Russian forces have begun to pull out of the defunct Chernobyl nuclear power site, a U.S. defense official said Wednesday, a day after Moscow said it would scale back attacks on two key Ukrainian cities.
Troops seized control of the Chernobyl site – where radioactive waste is still stored – on Feb. 24, the first day of the invasion.
"Chernobyl is (an) area where they are beginning to reposition some of their troops – leaving, walking away from the Chernobyl facility and moving into Belarus," the U.S. official said.
"We think that they are leaving, I can't tell you that they're all gone."
Russian troops also captured Europe's largest nuclear plant at Zaporizhzhia on March 4, sparking alarm when shelling caused a fire at a training facility.
UN atomic watchdog chief Rafael Grossi visited the separate South Ukraine Nuclear Power Plant on Wednesday on his first trip to the country since Russia's invasion raised fears of a nuclear accident.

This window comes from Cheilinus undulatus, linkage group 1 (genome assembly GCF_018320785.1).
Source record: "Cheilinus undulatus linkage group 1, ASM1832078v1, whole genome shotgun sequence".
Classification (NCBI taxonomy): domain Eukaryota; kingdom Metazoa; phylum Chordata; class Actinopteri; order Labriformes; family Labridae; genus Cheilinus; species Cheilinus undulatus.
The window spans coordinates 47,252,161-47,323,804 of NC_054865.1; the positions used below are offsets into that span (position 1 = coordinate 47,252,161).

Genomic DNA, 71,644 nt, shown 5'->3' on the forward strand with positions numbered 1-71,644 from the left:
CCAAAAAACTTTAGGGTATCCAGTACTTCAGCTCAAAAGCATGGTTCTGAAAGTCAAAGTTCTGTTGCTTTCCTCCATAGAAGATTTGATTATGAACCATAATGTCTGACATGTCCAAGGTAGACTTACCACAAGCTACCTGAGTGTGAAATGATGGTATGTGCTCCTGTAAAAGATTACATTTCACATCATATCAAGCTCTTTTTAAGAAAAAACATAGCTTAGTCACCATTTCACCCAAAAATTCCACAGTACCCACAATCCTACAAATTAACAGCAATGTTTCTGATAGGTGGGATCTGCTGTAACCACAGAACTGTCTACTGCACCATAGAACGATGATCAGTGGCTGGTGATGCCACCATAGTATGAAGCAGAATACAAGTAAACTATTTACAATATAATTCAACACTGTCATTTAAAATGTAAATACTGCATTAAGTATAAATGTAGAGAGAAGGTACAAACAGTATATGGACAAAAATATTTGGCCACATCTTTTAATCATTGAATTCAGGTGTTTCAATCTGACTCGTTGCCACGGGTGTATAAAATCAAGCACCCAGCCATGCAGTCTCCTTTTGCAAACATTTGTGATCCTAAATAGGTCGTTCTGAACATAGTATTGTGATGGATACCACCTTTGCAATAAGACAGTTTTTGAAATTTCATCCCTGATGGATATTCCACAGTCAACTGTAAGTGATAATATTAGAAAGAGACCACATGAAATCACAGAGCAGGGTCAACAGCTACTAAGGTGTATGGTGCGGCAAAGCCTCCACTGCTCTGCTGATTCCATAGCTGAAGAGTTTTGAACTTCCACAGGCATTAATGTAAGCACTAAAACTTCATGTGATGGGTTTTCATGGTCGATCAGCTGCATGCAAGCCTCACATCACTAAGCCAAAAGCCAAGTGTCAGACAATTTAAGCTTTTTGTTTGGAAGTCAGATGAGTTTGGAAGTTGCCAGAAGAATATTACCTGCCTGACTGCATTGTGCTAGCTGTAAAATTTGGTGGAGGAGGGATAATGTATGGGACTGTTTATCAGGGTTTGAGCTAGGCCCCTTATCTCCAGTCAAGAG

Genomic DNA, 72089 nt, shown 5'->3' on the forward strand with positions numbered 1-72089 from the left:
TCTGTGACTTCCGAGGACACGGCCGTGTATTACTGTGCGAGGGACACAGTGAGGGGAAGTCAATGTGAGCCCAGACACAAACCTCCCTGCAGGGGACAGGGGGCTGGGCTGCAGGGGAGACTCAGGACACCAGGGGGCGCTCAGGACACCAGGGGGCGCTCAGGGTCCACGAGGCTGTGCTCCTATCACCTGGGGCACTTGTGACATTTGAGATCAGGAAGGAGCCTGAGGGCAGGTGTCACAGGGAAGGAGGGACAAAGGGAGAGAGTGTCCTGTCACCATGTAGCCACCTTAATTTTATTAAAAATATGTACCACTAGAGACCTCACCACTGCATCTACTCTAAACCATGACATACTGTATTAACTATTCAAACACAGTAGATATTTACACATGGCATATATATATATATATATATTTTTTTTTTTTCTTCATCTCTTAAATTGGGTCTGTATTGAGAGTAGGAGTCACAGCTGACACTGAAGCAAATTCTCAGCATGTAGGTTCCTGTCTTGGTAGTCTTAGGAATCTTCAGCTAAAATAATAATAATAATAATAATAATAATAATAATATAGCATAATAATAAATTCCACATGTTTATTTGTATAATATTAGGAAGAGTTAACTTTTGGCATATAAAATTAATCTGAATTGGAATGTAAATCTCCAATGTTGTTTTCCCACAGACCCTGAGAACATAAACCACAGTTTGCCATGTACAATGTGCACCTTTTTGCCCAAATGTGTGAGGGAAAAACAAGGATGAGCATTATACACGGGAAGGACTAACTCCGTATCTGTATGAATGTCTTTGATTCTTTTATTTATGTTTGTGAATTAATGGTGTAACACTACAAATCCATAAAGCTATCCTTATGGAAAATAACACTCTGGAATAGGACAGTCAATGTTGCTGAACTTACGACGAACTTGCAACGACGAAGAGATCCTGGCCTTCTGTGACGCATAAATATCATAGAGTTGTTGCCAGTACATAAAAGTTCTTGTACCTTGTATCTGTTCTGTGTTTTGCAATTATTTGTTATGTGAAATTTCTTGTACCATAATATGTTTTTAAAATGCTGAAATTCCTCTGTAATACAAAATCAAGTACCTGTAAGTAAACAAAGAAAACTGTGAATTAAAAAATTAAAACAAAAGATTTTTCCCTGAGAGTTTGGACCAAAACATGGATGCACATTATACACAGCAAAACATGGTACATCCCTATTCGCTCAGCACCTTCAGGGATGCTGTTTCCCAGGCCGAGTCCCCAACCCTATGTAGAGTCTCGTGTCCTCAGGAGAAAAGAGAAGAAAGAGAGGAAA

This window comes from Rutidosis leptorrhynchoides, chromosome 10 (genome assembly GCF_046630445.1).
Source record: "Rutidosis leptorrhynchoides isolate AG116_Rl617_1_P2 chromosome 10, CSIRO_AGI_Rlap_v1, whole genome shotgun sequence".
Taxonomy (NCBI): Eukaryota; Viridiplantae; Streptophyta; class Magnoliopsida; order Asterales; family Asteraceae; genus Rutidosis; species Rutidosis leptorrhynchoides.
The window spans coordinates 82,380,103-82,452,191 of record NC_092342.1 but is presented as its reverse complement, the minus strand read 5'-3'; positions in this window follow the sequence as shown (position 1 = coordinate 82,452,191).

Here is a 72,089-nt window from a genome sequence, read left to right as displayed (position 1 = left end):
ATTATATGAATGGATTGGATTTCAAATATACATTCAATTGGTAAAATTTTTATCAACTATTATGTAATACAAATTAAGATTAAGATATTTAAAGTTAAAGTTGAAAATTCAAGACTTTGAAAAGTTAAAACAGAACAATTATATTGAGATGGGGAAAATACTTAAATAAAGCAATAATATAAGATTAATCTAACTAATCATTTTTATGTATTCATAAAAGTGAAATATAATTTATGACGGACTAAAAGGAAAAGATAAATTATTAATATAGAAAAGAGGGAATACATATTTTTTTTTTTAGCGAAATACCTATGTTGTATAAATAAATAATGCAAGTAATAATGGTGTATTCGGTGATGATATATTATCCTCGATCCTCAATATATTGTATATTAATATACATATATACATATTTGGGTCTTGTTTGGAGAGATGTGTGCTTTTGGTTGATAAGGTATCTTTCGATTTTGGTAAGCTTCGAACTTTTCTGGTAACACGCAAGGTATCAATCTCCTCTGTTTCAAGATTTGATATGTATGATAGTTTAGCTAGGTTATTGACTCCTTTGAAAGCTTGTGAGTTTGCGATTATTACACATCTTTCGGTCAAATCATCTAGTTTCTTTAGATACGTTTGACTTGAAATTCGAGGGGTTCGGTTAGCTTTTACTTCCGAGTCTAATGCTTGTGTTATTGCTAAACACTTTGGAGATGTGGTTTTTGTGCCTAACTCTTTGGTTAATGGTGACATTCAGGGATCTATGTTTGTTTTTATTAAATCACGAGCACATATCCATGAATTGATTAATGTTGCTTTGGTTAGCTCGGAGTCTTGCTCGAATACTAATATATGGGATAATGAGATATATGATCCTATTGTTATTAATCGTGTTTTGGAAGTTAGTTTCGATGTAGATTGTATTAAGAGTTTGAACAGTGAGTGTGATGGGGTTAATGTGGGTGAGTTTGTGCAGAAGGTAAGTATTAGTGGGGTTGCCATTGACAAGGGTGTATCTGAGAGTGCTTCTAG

Grossi has repeatedly warned of the dangers of the conflict – the first in a country with a vast nuclear estate.
Ukraine has 15 reactors at four active nuclear power plants, as well as stores of nuclear waste, including at Chernobyl – the site of the world's worst nuclear disaster in 1986.
With shelling continuing overnight, Ukraine and Western powers cast doubt on Russia's pledge on Tuesday to reduce military activity around Chernigiv and the capital Kyiv.